Say what you will about fake dirt, one thing it isn't is boring.
Shine up the Photo light, this Cup series looks freaky.
Boring is where somebody breaks on top on the real dirt, opens up by seven, and everybody else follows around single-file. The last time they all lined up in a row on the closest thing to dirt was never; the last time anybody won on the lead by seven on synthetics was probably never.
In numerous of the Breeders' Cup fake dirt races, beginning with the Filly and Mare Sprint Friday afternoon, the synthetic surface will bring together rockets fading and pursuers rushing -- conflicting forces near the finish line.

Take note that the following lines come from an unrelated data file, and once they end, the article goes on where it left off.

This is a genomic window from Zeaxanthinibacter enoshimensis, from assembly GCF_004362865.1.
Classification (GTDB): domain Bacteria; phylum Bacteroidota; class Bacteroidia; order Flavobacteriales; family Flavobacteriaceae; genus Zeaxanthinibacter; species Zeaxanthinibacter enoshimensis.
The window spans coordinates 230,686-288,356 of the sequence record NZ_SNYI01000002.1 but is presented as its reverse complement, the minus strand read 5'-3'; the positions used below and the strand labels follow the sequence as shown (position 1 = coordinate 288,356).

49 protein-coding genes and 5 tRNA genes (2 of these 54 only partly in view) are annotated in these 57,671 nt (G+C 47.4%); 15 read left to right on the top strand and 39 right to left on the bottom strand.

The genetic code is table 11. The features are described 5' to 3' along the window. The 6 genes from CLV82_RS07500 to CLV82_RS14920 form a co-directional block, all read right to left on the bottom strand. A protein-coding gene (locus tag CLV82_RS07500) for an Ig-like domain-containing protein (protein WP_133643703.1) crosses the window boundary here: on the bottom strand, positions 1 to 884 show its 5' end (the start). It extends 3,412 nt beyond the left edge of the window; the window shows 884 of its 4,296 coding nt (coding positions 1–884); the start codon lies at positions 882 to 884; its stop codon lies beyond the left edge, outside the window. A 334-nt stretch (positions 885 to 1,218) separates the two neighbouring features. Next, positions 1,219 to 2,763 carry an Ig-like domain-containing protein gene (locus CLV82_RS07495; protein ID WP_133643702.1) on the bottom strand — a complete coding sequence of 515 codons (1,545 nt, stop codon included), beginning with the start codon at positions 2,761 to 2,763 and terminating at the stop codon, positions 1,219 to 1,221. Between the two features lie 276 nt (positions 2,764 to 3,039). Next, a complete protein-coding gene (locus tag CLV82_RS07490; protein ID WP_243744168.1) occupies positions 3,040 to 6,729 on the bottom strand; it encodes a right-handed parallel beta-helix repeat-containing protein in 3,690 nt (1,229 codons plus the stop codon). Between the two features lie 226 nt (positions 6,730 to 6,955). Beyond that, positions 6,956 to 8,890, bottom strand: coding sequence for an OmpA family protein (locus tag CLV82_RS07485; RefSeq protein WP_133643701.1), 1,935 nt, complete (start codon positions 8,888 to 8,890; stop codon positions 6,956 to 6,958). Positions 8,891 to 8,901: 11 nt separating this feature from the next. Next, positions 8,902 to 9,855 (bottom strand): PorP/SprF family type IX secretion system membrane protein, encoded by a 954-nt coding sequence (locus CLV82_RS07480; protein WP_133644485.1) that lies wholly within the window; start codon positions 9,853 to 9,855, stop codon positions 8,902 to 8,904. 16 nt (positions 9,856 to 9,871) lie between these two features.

How influential is the surface where the rubber meets the hoof? It can help turn a claimer into a world champ; see Cost of Freedom.
Generally speaking, what generalities can be drawn about the make-believe surface?
Well, hotly contested paces are probably for the railbirds. Synthetic surfaces tend to favor stalkers or closers, a style that makes for good TV.
Horses are born running a certain way, early, stalking, or later. Styles seldom change. The European style, which is to swoop from the middle, fits here. Real American dirt to The Stuff, first time, sounds like a throw-out.
As for turf itself, grass races, everybody knows that nobody has ever hit a Breeders' Cup tri using actual handicapping means; guessing, sure.
Filly and Mare Sprint
Juvenile Fillies Turf
C S Silk
Filly and Mare Turf
Halfway to Heaven
Wait a While
True to Tradition
West Side Bernie
Cost of Freedom
Soldier of Fortune
Duke of Marmalade
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